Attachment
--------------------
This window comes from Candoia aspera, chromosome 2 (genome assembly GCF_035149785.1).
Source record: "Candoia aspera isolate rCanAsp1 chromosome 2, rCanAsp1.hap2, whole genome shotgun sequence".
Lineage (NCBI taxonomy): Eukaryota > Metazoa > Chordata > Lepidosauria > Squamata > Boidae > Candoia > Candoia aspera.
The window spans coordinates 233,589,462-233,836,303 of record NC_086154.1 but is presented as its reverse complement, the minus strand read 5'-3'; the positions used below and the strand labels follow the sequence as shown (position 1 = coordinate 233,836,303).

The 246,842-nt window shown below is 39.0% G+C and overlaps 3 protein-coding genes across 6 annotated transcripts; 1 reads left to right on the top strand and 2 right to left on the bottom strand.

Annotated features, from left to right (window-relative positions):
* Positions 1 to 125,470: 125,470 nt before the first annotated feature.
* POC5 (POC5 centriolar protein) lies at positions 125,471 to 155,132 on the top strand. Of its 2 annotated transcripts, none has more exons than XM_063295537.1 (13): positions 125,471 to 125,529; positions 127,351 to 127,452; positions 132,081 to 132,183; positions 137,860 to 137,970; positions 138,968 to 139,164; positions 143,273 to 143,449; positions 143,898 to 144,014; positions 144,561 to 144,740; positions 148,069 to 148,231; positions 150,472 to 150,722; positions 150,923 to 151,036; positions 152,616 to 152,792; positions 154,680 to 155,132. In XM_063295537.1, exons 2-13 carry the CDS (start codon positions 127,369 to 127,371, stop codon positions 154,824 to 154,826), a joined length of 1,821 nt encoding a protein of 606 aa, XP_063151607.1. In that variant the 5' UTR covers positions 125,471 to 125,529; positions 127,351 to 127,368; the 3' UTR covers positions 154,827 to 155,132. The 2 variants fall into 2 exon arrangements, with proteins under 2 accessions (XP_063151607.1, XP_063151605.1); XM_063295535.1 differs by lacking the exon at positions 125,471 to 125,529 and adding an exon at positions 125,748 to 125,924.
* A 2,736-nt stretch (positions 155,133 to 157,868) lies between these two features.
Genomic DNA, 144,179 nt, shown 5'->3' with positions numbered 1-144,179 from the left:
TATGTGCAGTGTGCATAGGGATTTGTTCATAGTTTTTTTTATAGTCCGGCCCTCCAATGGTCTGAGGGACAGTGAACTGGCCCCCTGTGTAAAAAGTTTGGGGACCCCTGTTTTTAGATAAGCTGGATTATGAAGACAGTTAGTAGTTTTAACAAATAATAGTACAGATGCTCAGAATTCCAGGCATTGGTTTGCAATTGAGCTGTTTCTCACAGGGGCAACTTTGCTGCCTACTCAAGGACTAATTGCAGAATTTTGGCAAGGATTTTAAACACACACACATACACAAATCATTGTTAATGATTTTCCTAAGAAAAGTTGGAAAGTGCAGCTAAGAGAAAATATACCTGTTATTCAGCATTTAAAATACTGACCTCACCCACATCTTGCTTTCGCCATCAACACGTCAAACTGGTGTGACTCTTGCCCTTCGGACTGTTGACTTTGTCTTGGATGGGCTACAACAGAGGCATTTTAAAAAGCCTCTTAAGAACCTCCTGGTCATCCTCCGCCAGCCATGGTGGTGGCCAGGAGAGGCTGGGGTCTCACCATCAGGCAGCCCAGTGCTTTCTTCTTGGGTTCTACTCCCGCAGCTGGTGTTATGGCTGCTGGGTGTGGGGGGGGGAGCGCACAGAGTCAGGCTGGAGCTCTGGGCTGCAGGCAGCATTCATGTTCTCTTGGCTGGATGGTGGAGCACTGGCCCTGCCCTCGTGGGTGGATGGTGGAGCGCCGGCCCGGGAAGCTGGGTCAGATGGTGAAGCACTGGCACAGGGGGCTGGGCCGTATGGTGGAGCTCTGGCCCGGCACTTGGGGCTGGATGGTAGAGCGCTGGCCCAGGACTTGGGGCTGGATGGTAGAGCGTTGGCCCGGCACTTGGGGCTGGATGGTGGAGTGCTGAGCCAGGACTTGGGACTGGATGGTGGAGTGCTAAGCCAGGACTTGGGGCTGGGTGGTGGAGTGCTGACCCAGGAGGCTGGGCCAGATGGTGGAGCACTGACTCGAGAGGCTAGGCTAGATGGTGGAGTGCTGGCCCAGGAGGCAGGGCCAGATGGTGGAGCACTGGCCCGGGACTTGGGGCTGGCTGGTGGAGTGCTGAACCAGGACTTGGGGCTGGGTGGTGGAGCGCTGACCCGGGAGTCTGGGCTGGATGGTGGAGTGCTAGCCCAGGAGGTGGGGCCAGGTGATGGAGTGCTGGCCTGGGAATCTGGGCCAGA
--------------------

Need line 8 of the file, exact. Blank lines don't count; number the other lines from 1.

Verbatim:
* POC5 (POC5 centriolar protein) lies at positions 125,471 to 155,132 on the top strand. Of its 2 annotated transcripts, none has more exons than XM_063295537.1 (13): positions 125,471 to 125,529; positions 127,351 to 127,452; positions 132,081 to 132,183; positions 137,860 to 137,970; positions 138,968 to 139,164; positions 143,273 to 143,449; positions 143,898 to 144,014; positions 144,561 to 144,740; positions 148,069 to 148,231; positions 150,472 to 150,722; positions 150,923 to 151,036; positions 152,616 to 152,792; positions 154,680 to 155,132. In XM_063295537.1, exons 2-13 carry the CDS (start codon positions 127,369 to 127,371, stop codon positions 154,824 to 154,826), a joined length of 1,821 nt encoding a protein of 606 aa, XP_063151607.1. In that variant the 5' UTR covers positions 125,471 to 125,529; positions 127,351 to 127,368; the 3' UTR covers positions 154,827 to 155,132. The 2 variants fall into 2 exon arrangements, with proteins under 2 accessions (XP_063151607.1, XP_063151605.1); XM_063295535.1 differs by lacking the exon at positions 125,471 to 125,529 and adding an exon at positions 125,748 to 125,924.